Penn State is a great place for international students who want to learn more about living and working in America and take advantage of the school's superior professors, curriculum and other benefits.
These students come from other countries for a semester or to complete their full four years at Penn State, and they experience everything the university has to offer, including the American college student lifestyle. This lifestyle can (and usually does) involve a fair amount of fun times, including sporting events, parties, drinking and other recreationally activities that may be a little more illegal.
When an international student is charged with criminal activity and needs to go to trial or work out a plea bargain, it can be especially challenging to provide a proper defense. A foreign student may face different consequences or restrictions as a result of criminal actions, and the court system, penalties, and process will be different than what he or she is familiar with. These challenges make international students' criminal cases all the more complex.
International students who have been charged with criminal activity may find themselves barred from returning to classes or traveling home while the case against them is pending, and other restrictions may be applied as well. They may be unable to complete their coursework and could lose an entire semester or years' worth of class time while they wait. In the meantime, they may find themselves out of a dorm room or campus housing because they are not attending classes.
Additionally, language is a challenge, even if the student speaks and understands English well. There are many different nuances and connotations specific to American English, and in a criminal investigation, there is so much potential for misunderstanding on the side of the accused or the police.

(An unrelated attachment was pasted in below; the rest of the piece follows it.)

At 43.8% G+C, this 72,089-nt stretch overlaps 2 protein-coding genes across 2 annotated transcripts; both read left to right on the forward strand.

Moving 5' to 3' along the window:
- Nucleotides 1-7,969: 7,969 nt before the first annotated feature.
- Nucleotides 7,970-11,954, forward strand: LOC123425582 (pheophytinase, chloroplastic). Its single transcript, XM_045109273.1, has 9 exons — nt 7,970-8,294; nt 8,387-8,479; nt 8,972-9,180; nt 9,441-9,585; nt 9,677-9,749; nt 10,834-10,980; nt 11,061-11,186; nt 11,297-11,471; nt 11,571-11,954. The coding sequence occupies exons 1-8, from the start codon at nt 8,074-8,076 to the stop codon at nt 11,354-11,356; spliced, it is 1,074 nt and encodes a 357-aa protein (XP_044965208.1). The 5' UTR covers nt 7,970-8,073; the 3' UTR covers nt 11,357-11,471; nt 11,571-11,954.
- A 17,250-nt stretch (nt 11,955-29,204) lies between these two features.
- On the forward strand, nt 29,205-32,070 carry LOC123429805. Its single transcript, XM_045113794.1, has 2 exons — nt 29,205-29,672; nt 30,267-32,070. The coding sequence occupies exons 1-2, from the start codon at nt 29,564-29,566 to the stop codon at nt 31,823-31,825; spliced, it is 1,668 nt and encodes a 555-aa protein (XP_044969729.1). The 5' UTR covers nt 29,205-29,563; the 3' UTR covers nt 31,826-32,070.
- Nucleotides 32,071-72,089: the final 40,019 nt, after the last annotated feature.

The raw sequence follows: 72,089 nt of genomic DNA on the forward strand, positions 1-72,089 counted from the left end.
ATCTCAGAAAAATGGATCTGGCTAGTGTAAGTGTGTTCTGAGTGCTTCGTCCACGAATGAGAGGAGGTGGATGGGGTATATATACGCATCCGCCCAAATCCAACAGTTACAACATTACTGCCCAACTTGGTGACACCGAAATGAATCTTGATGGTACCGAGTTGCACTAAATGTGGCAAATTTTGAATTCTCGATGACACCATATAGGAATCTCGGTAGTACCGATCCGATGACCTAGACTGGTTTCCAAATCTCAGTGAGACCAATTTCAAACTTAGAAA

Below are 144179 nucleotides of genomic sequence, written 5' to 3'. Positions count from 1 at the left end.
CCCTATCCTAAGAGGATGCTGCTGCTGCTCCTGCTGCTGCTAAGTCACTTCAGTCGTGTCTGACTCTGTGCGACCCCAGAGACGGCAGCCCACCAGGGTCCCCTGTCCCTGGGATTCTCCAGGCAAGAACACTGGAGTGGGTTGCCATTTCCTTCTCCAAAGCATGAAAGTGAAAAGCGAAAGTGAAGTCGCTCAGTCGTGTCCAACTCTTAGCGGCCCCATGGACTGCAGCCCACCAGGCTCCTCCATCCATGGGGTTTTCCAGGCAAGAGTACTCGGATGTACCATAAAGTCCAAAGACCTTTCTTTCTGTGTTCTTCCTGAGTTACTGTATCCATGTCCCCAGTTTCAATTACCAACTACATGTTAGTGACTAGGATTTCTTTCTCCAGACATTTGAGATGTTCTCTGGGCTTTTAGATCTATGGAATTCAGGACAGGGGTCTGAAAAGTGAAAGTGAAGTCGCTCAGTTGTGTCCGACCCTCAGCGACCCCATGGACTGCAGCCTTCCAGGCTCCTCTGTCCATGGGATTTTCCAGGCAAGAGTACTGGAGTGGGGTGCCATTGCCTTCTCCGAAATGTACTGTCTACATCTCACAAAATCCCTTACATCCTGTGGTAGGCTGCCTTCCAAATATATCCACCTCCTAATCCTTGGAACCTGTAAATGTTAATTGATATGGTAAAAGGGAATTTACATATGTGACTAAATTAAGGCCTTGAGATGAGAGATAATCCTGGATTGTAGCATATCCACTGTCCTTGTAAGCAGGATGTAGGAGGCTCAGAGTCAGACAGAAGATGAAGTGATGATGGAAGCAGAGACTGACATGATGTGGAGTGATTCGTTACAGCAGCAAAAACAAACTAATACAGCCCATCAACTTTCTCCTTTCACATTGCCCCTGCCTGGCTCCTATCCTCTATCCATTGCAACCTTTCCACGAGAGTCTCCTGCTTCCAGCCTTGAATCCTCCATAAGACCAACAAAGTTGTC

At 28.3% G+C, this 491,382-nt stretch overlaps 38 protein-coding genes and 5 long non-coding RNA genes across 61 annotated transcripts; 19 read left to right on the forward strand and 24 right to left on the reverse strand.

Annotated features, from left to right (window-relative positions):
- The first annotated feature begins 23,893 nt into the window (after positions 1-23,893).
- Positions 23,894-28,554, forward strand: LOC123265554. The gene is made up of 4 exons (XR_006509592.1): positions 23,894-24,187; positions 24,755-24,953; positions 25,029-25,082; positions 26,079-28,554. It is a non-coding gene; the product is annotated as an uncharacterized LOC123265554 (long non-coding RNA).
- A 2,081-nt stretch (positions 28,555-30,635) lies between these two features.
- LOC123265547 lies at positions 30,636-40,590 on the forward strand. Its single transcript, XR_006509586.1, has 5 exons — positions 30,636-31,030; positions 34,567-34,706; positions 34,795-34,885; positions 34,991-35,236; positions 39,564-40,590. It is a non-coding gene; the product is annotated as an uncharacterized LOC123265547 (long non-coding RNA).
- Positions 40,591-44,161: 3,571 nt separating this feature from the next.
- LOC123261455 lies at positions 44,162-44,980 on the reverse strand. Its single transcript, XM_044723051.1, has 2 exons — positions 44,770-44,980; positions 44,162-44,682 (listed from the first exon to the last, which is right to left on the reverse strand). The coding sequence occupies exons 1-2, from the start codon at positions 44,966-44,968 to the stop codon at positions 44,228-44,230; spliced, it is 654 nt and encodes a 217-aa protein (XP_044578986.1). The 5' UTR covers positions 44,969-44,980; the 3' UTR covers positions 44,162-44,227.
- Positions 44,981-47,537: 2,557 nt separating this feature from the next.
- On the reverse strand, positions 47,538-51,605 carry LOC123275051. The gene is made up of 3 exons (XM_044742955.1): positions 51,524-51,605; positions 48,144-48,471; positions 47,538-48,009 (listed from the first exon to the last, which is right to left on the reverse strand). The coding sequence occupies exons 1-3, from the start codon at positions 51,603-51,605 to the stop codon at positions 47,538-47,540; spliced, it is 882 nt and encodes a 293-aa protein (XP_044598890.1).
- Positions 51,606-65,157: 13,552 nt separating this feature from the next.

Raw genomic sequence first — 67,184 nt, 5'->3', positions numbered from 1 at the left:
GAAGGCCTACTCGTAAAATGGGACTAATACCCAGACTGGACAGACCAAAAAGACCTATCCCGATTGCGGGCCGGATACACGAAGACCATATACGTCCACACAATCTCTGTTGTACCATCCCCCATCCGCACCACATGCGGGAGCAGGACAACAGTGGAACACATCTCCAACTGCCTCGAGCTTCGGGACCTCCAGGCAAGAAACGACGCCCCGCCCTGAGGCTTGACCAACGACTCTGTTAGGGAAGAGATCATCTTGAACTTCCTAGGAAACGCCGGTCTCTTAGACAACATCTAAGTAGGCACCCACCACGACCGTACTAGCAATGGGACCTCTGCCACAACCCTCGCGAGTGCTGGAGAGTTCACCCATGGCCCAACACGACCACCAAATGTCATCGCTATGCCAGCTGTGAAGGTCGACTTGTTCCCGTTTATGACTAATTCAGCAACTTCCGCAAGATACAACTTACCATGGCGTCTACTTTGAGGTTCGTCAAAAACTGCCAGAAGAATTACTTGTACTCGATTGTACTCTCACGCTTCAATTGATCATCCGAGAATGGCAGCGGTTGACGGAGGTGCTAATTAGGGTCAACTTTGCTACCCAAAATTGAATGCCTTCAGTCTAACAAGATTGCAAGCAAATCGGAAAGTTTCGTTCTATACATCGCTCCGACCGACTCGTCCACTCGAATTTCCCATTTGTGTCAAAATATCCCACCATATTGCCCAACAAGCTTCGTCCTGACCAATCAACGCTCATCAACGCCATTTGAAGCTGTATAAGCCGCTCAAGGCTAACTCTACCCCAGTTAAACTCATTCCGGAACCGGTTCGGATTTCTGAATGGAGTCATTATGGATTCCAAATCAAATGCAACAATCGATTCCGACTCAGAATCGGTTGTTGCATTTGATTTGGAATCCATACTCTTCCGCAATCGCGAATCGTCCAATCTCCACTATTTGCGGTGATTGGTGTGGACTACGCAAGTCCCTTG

The officers who interrogate and question students will be on the lookout for any admission of guilt or suspicious behavior, and a person whose first language is not English may have a hard time adequately conveying an alibi or explaining his or her actions.
International students may also not be as well-versed in their Miranda rights as a U.S.-born student who grew up on reruns of Law and Order. The right to remain silent and obtain an attorney must be communicated by the arresting officer, but an international student should be able to take advantage of those rights immediately before saying anything that could potentially be incriminating.
Being arrested in connection with illegal activity is terrifying enough if you live in the country and speak the language fluently. For an international student, the ordeal can be even more traumatic, and can cause a host of complications with visas, traveling permits and more.
Anyone who is facing arrest in the country should be familiar with the American court systems and their rights, and the help of a criminal defense attorney in the area is critical to provide the best possible defense.
At Rehmeyer & Allat, Attorneys at Law, we represent any Penn State student who is facing criminal charges. To discuss your case, contact a State College criminal defense attorney at our firm today.